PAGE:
In mid-July, Dropbox users reported receiving spam in email accounts created exclusively for the service. Now, the company has admitted that, while it wasn't hacked, the problem was the result of a security breach.
A blog post on the Dropbox website explains what happened:
Our investigation found that usernames and passwords recently stolen from other websites were used to sign in to a small number of Dropbox accounts... A stolen password was also used to access an employee Dropbox account containing a project document with user email addresses. We believe this improper access is what led to the spam. We're sorry about this, and have put additional controls in place to help make sure it doesn't happen again.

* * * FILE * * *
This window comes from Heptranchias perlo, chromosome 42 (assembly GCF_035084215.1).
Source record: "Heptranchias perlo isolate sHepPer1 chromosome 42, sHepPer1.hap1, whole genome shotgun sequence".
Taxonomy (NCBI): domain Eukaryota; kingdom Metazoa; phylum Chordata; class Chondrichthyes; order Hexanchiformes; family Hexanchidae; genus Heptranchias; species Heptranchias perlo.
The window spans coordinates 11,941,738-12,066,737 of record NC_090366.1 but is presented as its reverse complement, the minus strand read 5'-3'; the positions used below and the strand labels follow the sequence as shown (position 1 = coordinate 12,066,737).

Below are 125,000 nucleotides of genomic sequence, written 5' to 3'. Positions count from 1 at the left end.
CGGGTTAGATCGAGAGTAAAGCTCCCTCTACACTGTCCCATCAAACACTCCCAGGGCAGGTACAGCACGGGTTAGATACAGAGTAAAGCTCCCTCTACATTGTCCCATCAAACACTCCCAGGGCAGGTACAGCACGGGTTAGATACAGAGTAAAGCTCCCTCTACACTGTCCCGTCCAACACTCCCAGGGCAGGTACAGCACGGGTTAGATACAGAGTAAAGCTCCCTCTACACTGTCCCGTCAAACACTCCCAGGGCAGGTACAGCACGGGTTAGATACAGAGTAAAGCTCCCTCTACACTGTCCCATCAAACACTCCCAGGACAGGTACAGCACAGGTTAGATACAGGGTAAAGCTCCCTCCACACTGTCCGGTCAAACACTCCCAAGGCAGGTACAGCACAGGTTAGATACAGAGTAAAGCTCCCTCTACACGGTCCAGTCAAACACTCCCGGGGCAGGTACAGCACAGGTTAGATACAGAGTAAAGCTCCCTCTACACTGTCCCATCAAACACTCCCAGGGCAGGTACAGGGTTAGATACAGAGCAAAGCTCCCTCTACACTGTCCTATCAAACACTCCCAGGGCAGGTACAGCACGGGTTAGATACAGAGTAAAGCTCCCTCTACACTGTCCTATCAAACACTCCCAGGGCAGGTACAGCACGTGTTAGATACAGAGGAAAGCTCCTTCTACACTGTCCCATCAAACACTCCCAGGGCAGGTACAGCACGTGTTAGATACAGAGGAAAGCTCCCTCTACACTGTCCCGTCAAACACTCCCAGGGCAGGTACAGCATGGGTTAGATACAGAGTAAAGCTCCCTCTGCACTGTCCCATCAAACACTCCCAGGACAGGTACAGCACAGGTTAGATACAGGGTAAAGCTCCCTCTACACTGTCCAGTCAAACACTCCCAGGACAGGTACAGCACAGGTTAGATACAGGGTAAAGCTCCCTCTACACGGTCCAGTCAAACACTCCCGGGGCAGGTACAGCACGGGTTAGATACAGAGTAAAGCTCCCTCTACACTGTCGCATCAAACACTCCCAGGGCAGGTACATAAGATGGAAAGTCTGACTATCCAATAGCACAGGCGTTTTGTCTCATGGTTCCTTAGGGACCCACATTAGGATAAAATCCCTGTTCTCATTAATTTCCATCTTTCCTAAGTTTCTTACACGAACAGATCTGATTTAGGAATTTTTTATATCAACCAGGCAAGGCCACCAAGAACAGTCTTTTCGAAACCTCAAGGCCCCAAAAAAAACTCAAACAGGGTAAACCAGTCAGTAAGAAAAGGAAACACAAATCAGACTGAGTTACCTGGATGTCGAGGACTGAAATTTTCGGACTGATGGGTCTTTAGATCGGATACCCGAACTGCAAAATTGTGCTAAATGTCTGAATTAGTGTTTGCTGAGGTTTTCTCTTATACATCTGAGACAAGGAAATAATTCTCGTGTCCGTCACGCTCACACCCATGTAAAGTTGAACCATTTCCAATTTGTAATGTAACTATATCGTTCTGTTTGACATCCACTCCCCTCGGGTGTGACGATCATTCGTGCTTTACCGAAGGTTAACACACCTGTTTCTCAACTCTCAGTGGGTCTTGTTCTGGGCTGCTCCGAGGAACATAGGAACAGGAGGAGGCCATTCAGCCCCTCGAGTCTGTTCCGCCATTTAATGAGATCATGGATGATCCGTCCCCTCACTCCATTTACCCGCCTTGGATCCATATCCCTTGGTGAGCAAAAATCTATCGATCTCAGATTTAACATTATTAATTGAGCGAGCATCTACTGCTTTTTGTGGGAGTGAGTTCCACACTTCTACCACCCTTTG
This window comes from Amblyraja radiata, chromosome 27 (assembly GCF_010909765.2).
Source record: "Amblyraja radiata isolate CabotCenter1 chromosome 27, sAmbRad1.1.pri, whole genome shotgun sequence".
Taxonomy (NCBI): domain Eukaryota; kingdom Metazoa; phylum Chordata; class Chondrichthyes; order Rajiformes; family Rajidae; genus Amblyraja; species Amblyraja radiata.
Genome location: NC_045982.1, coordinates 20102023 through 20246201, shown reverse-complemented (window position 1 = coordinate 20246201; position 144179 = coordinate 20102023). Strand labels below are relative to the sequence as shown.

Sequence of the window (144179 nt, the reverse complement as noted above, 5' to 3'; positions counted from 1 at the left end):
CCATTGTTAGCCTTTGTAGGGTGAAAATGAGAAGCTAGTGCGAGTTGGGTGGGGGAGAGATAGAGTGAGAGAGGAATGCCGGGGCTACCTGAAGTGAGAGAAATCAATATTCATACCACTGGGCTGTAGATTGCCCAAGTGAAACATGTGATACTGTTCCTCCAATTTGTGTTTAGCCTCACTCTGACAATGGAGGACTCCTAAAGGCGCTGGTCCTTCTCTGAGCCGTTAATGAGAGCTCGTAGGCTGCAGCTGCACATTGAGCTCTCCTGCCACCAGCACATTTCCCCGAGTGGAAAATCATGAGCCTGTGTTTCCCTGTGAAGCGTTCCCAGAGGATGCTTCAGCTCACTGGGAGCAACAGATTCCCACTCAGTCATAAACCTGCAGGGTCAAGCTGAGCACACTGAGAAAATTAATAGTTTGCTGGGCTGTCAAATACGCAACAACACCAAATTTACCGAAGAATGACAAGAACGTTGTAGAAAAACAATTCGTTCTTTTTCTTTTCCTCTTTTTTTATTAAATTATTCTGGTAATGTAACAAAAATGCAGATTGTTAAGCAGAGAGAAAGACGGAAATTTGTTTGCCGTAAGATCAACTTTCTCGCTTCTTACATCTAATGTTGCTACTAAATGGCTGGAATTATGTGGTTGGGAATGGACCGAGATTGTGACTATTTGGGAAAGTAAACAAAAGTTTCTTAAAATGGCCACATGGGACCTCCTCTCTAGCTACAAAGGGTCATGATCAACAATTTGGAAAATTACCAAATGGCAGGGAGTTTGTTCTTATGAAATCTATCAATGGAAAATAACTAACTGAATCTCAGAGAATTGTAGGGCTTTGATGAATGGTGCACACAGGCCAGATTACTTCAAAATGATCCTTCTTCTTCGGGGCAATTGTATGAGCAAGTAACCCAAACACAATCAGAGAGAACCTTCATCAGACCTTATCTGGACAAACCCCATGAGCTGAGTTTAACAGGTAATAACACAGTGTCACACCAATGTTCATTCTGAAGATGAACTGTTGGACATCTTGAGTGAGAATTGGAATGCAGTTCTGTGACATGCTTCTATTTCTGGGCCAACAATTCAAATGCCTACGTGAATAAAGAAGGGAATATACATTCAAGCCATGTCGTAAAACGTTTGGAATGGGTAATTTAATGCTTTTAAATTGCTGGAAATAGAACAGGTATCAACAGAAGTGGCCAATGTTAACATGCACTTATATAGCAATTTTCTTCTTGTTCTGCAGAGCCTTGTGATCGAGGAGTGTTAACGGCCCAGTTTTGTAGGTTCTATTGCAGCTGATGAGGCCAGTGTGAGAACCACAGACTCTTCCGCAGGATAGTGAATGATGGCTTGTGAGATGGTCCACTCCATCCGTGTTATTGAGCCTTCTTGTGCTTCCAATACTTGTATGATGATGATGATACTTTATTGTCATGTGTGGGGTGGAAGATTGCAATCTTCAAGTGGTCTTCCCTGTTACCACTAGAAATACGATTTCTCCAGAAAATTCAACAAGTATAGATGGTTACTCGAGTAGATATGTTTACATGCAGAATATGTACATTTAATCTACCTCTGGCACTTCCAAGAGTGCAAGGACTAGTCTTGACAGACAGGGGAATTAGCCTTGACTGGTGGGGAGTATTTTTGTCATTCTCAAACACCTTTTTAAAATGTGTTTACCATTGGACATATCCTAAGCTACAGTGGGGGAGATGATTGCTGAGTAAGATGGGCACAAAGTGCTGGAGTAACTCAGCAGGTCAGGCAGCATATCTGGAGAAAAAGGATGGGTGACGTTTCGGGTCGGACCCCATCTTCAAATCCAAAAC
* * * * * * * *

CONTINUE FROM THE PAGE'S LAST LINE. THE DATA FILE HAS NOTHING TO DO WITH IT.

So, you should at least feel a sense of relief over the fact that Dropbox itself wasn't hacked. Slightly alarming, though, is the fact that Dropbox employees keep unencrypted lists of user emails in their cloud storage. That doesn't inspire confidence.
Fortunately, the whole incident has caused Dropbox to tighten up its security generally. Over the next few weeks, you can expect to see the option of using a two-factor authentication process—if you can be bothered—as well as the ability to examine all active logins to your account.